The mass driving campaign is the result of an online movement that began around two months ago, when Saudi women’s rights activists called for the country’s women to start driving their own cars on June 17.
Saudi Arabia is the only country in the world that prevents women from driving. Though there is no written law on the matter, religious rulings are enforced by the police, which has the same effect as a ban. Women are forced to rely on live-in drivers or male relatives for transportation.
Activists pushed the movement via Facebook, Twitter and other online outlets before some of those accounts were shut down. And al-Sherif was arrested and jailed after her YouTube video (pictured above) hit the web. Al-Sherif was eventually released from a women’s prison after nine days, pledging she would no longer drive nor take part in the Women2Drive initiative.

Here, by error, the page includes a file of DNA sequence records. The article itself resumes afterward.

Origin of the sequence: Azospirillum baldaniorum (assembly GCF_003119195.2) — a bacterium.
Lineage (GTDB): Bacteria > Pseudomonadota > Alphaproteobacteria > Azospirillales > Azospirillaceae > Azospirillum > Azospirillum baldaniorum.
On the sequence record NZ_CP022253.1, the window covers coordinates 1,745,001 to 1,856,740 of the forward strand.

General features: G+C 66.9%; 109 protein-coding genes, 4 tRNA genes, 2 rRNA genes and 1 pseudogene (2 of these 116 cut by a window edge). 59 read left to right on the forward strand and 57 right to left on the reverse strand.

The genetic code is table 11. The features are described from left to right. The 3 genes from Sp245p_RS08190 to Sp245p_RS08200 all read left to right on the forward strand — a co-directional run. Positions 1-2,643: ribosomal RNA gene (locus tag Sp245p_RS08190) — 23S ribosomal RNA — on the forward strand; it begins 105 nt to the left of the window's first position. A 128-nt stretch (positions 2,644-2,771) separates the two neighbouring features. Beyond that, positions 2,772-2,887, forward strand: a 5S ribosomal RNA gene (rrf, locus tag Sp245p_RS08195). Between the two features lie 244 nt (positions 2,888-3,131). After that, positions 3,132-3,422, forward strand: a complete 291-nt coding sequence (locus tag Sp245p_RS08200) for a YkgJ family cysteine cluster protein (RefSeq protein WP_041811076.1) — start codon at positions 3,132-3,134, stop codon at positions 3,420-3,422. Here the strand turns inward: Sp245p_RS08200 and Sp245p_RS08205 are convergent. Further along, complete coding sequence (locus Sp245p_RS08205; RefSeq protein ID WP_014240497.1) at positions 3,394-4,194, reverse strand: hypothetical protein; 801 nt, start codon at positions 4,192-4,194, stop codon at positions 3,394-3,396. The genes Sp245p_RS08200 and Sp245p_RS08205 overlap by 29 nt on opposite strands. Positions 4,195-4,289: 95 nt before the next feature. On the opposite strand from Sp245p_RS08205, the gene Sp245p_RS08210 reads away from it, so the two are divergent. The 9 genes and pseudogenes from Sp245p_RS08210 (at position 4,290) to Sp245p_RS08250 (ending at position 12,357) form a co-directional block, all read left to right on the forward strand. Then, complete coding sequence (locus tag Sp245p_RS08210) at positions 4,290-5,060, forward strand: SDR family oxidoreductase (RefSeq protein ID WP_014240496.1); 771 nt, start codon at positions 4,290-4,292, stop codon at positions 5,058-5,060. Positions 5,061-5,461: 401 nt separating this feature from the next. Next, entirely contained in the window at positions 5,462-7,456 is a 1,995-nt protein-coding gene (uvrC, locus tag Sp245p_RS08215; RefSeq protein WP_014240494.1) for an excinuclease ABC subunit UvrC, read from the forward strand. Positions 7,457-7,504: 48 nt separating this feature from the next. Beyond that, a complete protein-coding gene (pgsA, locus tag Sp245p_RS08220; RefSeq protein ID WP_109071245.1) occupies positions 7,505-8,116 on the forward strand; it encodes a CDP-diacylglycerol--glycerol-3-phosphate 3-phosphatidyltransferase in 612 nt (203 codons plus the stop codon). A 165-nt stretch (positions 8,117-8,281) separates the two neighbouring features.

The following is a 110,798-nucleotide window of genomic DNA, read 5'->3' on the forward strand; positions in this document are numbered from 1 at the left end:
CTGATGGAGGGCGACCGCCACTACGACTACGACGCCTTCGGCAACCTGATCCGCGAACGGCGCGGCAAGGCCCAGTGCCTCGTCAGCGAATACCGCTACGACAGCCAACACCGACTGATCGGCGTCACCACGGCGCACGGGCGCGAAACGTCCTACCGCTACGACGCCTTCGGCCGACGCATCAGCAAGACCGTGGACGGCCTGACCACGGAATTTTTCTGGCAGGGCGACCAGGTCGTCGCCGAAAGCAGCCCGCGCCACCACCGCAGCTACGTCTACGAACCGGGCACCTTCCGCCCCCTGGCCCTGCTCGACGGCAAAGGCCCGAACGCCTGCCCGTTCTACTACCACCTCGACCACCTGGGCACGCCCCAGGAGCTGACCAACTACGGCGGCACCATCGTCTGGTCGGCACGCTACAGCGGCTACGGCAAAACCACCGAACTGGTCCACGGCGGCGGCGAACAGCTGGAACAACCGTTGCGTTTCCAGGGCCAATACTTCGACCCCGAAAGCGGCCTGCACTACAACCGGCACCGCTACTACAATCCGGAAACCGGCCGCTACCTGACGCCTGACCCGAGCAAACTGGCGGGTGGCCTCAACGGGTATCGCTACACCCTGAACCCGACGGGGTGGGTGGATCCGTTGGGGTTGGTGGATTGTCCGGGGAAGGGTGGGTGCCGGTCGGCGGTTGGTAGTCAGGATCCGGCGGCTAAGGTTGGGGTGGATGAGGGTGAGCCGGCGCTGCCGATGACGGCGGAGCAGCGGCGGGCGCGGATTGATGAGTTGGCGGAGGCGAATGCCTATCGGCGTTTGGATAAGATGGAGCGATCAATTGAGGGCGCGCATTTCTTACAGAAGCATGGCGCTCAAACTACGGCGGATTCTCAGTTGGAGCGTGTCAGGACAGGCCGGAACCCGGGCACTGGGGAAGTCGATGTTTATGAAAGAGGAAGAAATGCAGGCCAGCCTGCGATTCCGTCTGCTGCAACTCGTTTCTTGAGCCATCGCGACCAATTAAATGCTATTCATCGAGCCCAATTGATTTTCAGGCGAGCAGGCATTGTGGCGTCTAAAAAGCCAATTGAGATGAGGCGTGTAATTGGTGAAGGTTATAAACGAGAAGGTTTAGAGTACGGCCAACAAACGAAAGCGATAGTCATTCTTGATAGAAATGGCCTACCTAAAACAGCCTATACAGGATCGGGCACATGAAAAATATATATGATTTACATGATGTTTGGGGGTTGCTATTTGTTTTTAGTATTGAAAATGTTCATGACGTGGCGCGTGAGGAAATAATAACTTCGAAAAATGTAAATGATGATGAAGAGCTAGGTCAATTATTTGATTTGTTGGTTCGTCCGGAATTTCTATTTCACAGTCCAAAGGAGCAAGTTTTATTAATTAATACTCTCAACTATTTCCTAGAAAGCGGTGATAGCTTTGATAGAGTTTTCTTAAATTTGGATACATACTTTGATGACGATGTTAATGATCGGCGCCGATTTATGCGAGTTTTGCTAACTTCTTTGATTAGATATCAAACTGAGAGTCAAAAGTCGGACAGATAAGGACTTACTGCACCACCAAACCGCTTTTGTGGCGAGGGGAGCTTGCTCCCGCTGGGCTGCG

But online support for the campaign has lived on through copies of earlier Facebook groups. And people in other parts of the world have also taken up the cause. The Honk for Saudi Women viral campaign is one example, featuring videos of women and men from around the world, honking their horns in support of Saudi women who will drive on June 17. The campaign also has a petition on online activism platform Change.org, asking Oprah to make a similar video in a show of support.